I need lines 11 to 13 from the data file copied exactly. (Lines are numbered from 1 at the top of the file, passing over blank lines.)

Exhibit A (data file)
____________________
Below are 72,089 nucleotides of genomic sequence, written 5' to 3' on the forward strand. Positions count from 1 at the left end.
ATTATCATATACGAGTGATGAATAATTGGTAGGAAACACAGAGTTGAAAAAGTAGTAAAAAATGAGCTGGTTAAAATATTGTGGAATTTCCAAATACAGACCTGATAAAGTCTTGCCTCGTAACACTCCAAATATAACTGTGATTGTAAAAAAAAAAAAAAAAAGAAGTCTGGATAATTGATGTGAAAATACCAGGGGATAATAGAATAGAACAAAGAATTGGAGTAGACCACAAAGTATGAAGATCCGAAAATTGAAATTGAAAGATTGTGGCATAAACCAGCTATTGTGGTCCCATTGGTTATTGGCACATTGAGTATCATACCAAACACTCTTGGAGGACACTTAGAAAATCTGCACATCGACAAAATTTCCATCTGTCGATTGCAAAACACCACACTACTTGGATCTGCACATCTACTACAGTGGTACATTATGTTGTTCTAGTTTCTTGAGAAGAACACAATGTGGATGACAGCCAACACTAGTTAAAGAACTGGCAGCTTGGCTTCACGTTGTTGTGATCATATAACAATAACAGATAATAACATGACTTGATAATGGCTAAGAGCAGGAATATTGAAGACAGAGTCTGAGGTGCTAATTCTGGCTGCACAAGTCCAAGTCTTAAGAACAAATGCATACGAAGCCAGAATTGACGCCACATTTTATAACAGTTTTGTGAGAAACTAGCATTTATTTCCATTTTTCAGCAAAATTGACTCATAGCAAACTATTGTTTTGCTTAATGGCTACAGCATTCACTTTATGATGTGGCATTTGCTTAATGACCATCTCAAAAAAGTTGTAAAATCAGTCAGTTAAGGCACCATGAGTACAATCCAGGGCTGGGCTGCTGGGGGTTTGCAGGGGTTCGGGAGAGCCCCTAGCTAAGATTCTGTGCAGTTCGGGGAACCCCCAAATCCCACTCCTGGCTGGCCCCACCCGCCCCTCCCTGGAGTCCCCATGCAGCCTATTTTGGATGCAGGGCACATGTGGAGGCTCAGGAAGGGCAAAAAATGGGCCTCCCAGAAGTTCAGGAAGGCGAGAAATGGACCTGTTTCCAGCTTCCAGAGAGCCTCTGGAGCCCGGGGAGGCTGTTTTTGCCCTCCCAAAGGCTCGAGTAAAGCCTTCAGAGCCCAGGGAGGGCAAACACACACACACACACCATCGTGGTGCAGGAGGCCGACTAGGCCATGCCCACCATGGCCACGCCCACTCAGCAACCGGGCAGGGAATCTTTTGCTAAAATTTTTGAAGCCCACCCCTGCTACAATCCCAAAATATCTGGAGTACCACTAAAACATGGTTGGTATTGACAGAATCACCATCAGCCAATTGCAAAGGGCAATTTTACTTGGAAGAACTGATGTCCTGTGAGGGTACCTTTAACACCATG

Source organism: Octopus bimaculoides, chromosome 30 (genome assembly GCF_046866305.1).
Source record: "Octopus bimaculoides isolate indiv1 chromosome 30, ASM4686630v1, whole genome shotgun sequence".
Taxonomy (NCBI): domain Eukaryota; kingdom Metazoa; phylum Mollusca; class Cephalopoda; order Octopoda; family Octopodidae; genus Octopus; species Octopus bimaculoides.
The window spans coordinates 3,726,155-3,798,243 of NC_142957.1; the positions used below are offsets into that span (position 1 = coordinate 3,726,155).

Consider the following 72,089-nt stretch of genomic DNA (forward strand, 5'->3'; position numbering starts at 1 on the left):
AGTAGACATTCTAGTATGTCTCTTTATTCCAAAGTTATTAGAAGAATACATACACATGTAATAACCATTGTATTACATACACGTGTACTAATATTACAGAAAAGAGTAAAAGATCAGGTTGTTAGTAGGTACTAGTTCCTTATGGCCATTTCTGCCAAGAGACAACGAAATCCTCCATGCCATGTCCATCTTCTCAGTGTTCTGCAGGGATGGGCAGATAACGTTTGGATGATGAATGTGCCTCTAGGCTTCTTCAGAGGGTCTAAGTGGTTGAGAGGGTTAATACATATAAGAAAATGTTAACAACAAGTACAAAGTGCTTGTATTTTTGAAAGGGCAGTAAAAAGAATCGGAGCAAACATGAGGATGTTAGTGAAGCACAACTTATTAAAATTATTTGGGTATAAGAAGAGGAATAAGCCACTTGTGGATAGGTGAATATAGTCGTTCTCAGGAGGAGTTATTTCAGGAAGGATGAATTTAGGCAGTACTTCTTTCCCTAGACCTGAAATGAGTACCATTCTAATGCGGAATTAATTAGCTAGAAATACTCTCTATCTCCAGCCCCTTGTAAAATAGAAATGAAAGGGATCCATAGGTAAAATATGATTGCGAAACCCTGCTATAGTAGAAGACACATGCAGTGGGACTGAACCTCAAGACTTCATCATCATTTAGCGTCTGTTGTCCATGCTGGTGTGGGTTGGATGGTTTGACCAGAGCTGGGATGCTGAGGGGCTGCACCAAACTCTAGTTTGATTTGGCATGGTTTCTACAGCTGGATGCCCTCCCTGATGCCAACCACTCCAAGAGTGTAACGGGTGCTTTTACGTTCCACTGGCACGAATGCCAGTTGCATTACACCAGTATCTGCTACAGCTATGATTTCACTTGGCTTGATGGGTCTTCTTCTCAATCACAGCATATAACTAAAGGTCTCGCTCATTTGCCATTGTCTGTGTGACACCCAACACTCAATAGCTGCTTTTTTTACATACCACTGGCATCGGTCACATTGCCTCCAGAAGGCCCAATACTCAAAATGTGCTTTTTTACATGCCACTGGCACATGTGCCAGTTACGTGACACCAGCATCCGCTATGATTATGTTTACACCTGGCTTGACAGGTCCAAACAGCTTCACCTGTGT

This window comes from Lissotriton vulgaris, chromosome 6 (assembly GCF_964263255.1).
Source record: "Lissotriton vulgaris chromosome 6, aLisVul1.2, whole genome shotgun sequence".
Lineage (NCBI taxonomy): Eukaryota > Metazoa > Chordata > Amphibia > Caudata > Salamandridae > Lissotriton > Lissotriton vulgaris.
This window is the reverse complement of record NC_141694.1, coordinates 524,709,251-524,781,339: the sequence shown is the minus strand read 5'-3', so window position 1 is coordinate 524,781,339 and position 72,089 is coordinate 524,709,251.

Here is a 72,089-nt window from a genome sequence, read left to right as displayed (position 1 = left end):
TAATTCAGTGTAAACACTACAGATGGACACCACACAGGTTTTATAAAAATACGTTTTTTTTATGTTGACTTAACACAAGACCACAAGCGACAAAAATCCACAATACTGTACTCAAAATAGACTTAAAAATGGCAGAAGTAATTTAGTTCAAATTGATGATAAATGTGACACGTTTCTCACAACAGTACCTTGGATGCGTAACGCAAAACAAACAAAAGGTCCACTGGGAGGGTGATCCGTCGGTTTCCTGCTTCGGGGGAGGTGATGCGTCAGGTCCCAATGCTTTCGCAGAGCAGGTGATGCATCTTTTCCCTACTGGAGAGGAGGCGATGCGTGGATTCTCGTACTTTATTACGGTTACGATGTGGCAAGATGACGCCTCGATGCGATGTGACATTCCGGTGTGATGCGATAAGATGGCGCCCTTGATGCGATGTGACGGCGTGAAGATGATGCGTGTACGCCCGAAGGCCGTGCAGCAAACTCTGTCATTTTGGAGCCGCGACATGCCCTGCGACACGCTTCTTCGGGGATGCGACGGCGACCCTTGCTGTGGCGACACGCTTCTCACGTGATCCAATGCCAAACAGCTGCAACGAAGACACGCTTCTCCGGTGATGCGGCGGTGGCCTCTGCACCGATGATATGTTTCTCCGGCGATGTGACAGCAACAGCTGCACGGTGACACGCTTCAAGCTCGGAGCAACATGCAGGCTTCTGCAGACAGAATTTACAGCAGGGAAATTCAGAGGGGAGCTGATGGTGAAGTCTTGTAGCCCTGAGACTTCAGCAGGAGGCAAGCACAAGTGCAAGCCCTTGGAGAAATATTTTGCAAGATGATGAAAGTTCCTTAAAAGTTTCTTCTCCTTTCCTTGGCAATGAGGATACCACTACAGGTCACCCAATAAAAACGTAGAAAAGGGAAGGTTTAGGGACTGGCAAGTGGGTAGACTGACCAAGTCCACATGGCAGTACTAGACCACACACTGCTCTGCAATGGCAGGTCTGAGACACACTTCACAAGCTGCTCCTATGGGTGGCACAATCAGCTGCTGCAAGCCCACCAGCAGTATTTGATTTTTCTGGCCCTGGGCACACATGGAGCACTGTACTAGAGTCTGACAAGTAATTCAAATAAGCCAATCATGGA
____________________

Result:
Lineage (NCBI taxonomy): Eukaryota > Metazoa > Chordata > Amphibia > Caudata > Salamandridae > Lissotriton > Lissotriton vulgaris.
This window is the reverse complement of record NC_141694.1, coordinates 524,709,251-524,781,339: the sequence shown is the minus strand read 5'-3', so window position 1 is coordinate 524,781,339 and position 72,089 is coordinate 524,709,251.

Here is a 72,089-nt window from a genome sequence, read left to right as displayed (position 1 = left end):